- Acute Internal Medicine
- Clinical Pharmacology & Therapeutics
- Endocrinology & Diabetes Mellitus
- Genitourinary Medicine
- Geriatric Medicine
- Infectious Diseases (except when dual with Medical Microbiology or Virology)
- Palliative Medicine
- Renal Medicine
- Respiratory Medicine
For group 2 specialities, internal medicine training is for 2 years:
- Audiovestibular Medicine
- Aviation & Space Medicine
- Clinical Genetics
- Clinical Neurophysiology
- Infectious Diseases (when dual with Medical Microbiology or Virology)
- Medical Oncology
- Medical Ophthalmology
- Nuclear Medicine
- Paediatric Cardiology
- Pharmaceutical Medicine
- Rehabilitation Medicine
- Sport and Exercise Medicine.
Internal medicine training is the time when a junior doctor gradually becomes a medical registrar. During this time, a doctor will have to follow the curriculum and finish their MRCP exams in order to be eligible to apply for further speciality training in different branches of medicine in the UK.
Acute Care Common Stem (ACCS) – AM (Acute Medicine)
Read in detail about ACCS-AM in the official website.
Already mentioned above the different branches of medicine which you can pursue after your internal medicine training. Currently the length of that training is indicative 4 years. During this time you can have special interest in other super-special branches of medicine and you can pursue that as well.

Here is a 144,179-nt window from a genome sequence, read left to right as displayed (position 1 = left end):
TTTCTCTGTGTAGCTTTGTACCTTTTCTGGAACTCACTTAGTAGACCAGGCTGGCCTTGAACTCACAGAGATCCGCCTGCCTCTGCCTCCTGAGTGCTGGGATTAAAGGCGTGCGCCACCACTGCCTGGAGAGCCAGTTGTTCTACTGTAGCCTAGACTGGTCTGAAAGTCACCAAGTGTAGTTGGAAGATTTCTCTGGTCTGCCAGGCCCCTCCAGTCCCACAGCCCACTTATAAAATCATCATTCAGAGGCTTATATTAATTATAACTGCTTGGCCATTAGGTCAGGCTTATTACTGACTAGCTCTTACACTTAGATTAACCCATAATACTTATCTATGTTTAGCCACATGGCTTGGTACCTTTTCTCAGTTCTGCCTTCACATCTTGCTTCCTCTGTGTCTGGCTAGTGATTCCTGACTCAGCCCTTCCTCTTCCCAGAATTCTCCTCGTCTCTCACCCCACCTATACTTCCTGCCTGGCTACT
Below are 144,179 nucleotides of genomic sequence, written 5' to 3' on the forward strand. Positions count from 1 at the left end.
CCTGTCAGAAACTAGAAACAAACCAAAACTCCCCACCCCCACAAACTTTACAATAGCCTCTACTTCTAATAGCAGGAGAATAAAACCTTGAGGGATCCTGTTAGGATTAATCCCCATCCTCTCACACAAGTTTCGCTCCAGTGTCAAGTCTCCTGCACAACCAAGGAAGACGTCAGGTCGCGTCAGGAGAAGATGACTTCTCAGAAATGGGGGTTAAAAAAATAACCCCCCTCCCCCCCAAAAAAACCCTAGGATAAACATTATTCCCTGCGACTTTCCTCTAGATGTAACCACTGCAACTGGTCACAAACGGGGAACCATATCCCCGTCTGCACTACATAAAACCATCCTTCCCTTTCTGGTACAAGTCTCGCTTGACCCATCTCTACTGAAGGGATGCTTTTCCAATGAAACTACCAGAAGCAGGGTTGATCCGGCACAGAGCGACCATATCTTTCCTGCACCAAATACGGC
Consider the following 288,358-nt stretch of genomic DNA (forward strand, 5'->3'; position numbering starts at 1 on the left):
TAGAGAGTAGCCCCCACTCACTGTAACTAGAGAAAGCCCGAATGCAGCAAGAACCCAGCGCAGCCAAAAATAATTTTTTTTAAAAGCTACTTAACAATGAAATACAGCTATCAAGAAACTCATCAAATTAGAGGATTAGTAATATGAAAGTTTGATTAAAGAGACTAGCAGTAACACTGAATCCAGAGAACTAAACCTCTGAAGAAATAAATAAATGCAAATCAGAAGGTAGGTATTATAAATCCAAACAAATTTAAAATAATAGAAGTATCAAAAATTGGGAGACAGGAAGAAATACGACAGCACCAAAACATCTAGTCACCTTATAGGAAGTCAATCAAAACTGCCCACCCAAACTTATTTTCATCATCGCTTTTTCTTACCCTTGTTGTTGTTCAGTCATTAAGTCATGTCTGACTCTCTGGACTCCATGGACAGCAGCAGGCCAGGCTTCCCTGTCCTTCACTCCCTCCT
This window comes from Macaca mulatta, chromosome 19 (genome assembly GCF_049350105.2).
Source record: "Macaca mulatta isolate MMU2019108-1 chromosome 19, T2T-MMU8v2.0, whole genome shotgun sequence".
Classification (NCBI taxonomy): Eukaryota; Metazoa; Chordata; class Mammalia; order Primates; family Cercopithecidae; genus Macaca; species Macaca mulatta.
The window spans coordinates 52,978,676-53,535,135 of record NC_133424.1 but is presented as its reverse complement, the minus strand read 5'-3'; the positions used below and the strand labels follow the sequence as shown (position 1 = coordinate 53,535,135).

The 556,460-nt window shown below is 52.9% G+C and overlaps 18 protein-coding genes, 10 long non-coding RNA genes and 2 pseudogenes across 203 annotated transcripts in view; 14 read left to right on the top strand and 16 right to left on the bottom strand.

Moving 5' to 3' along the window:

For medicine realted specialty training application in the UK, check here for the eligibility.
After successfully completing all of that, you would be awarded a certificate of completion of training (CCT) with which you can apply to registered as a specialist under GMC and take up a Consultant job. If you bypass IMT, you can go for CESR-CP route of specialist registration.
A flowchart for training in medical specialties
How to get into medicine training in the UK as an IMG
- Obtaining GMC registration
You have to have GMC registration as a medical practitioner before you can start working as a doctor in the UK. There are three way you can get GMC registration. For more details, How to apply for GMC registration.
- Getting CREST signed
Certificate of Readiness to Enter Speciality training (previously known as alternative evidence of foundation competences) needs to be signed off before you can apply for internal medicine training in the UK. You should also utilise the opportunity of working as a non-training doctor to get CREST signed, bolster your application by doing audits, presentations, taking part in teaching and doing different training courses.
Take this course CREST & Portfolio: A Comprehensive Guide for IMGs to enable you to understand how you can achieve that.